Being a patient in a Hospital in Rural Africa

Juliana FultonI’ve been surprisingly lucky that I’ve gone six months in rural Africa without so much as a cold.  But a couple of weeks ago I caught a stomach virus that was going around the peace corps volunteers.  I started throwing up and couldn’t stop.  It was after dark, so there wasn’t any more transportation to the nearest town or hospital.  I called the lodge and they came and picked me up and drove me to the hospital, but not before I had thrown up eleven times in two hours.  I’ve had food poisoning and the stomach flu before, but this seemed worse.

I am so lucky that I have a host organization like Maliba Lodge that was so easy to contact and helpful in getting me to the hospital.  The hospital was in the camptown closest to my village, Butha-Buthe.

Thaba Bosiu Gov't Hospital, Butha-Buthe

Even though it was after hours nurses were there and they gave me a charcoal drink and a shot to stop the stomach pains (though there was no alcohol swab or bandaid with the shot).  I felt a lot better almost instantly, but was too weak to leave.  Throughout the night I kept asking for water, and the nurses told me there was none.  Finally they turned on the tap to show me that it was dry and there was no running water.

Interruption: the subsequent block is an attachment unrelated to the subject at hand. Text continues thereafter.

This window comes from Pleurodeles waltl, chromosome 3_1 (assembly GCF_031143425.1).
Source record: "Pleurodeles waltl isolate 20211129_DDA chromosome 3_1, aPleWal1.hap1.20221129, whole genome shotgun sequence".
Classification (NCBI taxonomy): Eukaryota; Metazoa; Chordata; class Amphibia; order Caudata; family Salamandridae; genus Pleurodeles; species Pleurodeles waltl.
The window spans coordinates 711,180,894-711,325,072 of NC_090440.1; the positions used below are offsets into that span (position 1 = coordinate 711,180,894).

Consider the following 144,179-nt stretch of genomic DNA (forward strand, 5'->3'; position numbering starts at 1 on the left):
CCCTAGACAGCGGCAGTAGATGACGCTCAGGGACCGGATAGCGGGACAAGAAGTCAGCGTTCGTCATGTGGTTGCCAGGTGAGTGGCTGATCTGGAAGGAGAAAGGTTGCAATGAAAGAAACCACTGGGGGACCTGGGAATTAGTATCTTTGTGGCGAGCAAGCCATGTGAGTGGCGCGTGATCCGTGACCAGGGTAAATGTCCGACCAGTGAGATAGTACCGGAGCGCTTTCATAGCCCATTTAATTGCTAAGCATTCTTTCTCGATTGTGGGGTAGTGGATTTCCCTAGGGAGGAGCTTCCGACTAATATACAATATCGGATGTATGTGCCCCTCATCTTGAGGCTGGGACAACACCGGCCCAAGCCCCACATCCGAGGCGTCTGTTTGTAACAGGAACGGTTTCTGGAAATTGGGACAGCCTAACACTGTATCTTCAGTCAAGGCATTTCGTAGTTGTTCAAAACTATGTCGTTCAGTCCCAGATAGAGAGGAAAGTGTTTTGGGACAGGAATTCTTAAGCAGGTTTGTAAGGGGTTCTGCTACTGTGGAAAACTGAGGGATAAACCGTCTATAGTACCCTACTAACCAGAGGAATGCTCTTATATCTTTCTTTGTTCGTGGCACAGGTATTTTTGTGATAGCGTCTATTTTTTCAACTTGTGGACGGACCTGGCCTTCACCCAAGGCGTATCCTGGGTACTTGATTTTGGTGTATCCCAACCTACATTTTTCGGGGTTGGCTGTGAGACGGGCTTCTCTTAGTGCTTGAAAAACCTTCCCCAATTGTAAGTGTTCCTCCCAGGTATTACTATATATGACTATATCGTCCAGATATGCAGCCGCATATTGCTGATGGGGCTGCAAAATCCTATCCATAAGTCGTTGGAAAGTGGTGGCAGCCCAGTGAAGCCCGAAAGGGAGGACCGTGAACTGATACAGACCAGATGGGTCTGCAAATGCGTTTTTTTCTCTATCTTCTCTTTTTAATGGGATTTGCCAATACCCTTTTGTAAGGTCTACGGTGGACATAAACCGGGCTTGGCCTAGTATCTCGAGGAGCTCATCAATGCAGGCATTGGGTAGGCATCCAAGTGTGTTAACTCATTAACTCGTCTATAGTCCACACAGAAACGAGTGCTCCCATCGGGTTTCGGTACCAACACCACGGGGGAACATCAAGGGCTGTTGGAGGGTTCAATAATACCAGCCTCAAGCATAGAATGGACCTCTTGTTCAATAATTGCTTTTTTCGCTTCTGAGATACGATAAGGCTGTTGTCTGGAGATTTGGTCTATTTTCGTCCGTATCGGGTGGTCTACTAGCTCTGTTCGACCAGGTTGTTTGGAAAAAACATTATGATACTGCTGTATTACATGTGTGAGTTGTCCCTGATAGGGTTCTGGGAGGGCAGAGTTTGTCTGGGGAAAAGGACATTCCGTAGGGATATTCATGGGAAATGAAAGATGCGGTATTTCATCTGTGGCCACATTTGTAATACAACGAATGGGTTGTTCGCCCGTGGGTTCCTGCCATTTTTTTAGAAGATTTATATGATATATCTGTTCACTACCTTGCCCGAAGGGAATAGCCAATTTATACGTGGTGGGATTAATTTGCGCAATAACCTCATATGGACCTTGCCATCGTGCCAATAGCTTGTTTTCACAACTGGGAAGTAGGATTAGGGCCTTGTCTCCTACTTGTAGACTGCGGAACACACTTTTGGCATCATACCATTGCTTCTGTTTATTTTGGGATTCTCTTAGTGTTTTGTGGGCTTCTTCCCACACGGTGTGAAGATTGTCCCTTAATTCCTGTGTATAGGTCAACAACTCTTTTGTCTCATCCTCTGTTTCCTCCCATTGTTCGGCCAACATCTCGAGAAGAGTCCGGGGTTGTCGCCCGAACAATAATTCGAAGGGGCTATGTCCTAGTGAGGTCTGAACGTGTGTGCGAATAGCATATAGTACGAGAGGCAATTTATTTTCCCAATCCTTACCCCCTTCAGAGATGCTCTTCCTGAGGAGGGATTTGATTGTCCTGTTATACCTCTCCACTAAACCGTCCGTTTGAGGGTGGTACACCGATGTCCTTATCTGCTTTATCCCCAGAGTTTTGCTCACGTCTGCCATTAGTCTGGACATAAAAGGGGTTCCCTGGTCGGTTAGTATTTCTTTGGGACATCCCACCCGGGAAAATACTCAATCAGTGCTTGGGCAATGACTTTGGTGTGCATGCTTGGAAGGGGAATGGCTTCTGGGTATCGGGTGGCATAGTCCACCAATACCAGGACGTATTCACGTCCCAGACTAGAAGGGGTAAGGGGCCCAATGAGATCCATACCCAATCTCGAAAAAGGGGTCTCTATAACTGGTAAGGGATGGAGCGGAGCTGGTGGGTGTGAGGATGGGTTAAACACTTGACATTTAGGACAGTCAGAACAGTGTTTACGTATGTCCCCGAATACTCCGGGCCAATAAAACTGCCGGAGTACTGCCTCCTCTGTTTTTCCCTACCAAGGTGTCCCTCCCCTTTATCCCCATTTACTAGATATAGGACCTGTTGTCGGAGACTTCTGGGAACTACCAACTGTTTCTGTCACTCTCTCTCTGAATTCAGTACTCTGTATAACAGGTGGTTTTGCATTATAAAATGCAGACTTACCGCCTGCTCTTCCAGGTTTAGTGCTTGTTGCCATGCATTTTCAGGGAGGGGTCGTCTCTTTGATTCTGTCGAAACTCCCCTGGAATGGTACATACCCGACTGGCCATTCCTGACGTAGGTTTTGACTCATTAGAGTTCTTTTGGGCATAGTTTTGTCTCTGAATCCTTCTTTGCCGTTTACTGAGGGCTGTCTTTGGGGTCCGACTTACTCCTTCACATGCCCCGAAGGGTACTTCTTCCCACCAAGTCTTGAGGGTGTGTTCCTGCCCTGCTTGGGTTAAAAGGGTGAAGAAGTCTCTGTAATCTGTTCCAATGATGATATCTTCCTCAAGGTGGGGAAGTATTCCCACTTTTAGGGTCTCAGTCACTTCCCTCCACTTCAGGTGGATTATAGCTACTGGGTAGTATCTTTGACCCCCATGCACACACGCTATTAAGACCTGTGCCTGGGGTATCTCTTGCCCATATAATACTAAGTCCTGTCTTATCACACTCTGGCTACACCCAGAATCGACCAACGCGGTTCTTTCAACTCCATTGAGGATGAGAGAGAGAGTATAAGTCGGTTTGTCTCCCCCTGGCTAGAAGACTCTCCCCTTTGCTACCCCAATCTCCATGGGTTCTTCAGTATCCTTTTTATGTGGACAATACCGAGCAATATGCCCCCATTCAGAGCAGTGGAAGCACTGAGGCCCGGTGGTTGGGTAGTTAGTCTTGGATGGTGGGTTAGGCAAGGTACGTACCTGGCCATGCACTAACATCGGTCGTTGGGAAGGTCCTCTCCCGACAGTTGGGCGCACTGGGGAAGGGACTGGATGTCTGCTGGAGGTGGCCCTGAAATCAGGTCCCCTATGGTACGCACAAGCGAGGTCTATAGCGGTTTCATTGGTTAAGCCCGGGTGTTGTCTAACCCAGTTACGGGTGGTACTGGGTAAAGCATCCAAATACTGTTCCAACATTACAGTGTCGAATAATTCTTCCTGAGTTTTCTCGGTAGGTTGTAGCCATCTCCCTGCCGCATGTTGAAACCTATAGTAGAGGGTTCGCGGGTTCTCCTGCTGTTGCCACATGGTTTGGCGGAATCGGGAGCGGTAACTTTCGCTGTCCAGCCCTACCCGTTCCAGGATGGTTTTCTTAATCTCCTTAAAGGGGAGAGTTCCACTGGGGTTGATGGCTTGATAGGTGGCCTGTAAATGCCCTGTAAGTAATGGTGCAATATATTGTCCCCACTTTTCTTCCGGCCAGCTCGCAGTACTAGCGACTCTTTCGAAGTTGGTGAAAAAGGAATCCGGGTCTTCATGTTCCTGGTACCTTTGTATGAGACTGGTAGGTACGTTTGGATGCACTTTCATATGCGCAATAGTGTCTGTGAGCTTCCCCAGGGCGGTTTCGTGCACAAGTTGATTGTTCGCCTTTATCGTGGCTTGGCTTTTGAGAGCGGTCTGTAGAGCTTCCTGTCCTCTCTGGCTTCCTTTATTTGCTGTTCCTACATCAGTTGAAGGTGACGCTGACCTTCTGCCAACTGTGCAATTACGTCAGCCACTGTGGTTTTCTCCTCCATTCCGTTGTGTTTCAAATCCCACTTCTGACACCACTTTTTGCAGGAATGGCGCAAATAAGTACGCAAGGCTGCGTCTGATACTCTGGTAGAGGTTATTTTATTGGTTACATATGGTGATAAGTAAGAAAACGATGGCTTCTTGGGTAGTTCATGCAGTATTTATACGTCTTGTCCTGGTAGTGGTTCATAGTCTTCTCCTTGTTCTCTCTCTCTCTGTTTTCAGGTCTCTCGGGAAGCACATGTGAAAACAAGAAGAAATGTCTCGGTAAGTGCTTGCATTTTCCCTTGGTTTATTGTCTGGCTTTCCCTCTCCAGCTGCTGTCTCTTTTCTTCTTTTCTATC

So I had no water (I did have an IV though) until another volunteer came and visited me the next day and brought me some water.  I also needed to go to the bathroom after 2 full IVs , but they were all closed because of the lack of running water.  I asked the nurse what I should do, I stayed for over 16 hours and really had to use the toilet, she said she did not know.  I eventually got a bed pan.

I have to admit the lack of water was not the hospitals fault, but the idea that a hospital could lose their running water and nothing would be done about it for days shocked me.  Besides that, it was actually pretty nice, there weren’t many people there at all (hospitals are expensive to stay in overnight) and the food was much better than what I’ve had in American hospitals.  I probably got more attention than I would have in a hospital at home too.  But I almost was made to stay for another night when the accounts office closed at 3pm.  The staff wanted to keep me another night (and pay for it) because I could not settle my bill while the accounts office was closed.

With the help of Lauren, the volunteer visiting me, we convinced them that I could leave a deposit and settle the account with Peace Corps the next day.  While I never would want to go to the hospital here again, I was pleasantly surprised with my experience there, and I left a little weak, but cured.

The contents of this article are mine personally and do not reflect any position of the U.S. Government or the Peace Corps.

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